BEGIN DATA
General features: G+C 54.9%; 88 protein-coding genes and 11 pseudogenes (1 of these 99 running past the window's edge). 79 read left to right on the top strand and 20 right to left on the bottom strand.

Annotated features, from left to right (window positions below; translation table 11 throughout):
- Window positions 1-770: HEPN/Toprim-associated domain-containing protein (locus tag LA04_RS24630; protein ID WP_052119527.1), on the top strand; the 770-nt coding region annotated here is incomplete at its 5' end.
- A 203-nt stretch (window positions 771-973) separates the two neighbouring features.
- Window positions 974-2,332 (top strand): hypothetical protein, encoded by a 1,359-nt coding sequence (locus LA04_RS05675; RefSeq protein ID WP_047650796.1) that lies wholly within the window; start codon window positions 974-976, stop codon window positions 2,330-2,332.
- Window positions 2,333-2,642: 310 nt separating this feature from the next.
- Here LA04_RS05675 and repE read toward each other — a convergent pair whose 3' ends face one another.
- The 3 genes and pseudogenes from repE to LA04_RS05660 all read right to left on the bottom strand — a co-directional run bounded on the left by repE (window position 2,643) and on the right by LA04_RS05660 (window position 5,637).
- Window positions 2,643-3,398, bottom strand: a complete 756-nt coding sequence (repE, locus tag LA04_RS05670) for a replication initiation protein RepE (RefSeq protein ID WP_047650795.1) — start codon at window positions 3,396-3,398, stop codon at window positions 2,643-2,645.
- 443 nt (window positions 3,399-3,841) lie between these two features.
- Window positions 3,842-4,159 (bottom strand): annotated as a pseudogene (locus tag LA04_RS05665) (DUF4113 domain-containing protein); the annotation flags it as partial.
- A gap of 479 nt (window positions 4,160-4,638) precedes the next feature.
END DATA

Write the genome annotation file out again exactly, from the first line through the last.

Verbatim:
General features: G+C 54.9%; 88 protein-coding genes and 11 pseudogenes (1 of these 99 running past the window's edge). 79 read left to right on the top strand and 20 right to left on the bottom strand.

Annotated features, from left to right (window positions below; translation table 11 throughout):
- Window positions 1-770: HEPN/Toprim-associated domain-containing protein (locus tag LA04_RS24630; protein ID WP_052119527.1), on the top strand; the 770-nt coding region annotated here is incomplete at its 5' end.
- A 203-nt stretch (window positions 771-973) separates the two neighbouring features.
- Window positions 974-2,332 (top strand): hypothetical protein, encoded by a 1,359-nt coding sequence (locus LA04_RS05675; RefSeq protein ID WP_047650796.1) that lies wholly within the window; start codon window positions 974-976, stop codon window positions 2,330-2,332.
- Window positions 2,333-2,642: 310 nt separating this feature from the next.
- Here LA04_RS05675 and repE read toward each other — a convergent pair whose 3' ends face one another.
- The 3 genes and pseudogenes from repE to LA04_RS05660 all read right to left on the bottom strand — a co-directional run bounded on the left by repE (window position 2,643) and on the right by LA04_RS05660 (window position 5,637).
- Window positions 2,643-3,398, bottom strand: a complete 756-nt coding sequence (repE, locus tag LA04_RS05670) for a replication initiation protein RepE (RefSeq protein ID WP_047650795.1) — start codon at window positions 3,396-3,398, stop codon at window positions 2,643-2,645.
- 443 nt (window positions 3,399-3,841) lie between these two features.
- Window positions 3,842-4,159 (bottom strand): annotated as a pseudogene (locus tag LA04_RS05665) (DUF4113 domain-containing protein); the annotation flags it as partial.
- A gap of 479 nt (window positions 4,160-4,638) precedes the next feature.